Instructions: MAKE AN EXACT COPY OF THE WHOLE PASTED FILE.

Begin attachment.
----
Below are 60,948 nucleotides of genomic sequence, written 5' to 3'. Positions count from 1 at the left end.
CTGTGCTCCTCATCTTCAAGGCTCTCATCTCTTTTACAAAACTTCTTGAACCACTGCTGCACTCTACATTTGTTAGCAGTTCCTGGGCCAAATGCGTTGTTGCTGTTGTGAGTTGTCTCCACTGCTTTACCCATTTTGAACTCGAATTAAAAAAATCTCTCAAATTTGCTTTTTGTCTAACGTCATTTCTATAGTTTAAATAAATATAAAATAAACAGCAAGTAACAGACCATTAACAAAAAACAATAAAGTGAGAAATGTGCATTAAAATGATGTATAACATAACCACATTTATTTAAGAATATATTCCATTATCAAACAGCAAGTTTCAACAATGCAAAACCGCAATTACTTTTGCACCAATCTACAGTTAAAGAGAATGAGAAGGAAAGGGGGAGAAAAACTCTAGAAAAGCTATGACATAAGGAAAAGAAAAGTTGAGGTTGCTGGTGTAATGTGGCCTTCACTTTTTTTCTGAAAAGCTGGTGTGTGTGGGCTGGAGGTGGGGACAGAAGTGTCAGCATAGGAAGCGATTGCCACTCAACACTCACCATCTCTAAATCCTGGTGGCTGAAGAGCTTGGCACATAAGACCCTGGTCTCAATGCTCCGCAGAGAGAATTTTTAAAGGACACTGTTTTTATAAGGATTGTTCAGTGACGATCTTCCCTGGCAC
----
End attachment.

Below are 60,948 nucleotides of genomic sequence, written 5' to 3'. Positions count from 1 at the left end.
CTGTGCTCCTCATCTTCAAGGCTCTCATCTCTTTTACAAAACTTCTTGAACCACTGCTGCACTCTACATTTGTTAGCAGTTCCTGGGCCAAATGCGTTGTTGCTGTTGTGAGTTGTCTCCACTGCTTTACCCATTTTGAACTCGAATTAAAAAAATCTCTCAAATTTGCTTTTTGTCTAACGTCATTTCTATAGTTTAAATAAATATAAAATAAACAGCAAGTAACAGACCATTAACAAAAAACAATAAAGTGAGAAATGTGCATTAAAATGATGTATAACATAACCACATTTATTTAAGAATATATTCCATTATCAAACAGCAAGTTTCAACAATGCAAAACCGCAATTACTTTTGCACCAATCTACAGTTAAAGAGAATGAGAAGGAAAGGGGGAGAAAAACTCTAGAAAAGCTATGACATAAGGAAAAGAAAAGTTGAGGTTGCTGGTGTAATGTGGCCTTCACTTTTTTTCTGAAAAGCTGGTGTGTGTGGGCTGGAGGTGGGGACAGAAGTGTCAGCATAGGAAGCGATTGCCACTCAACACTCACCATCTCTAAATCCTGGTGGCTGAAGAGCTTGGCACATAAGACCCTGGTCTCAATGCTCCGCAGAGAGAATTTTTAAAGGACACTGTTTTTATAAGGATTGTTCAGTGACGATCTTCCCTGGCAC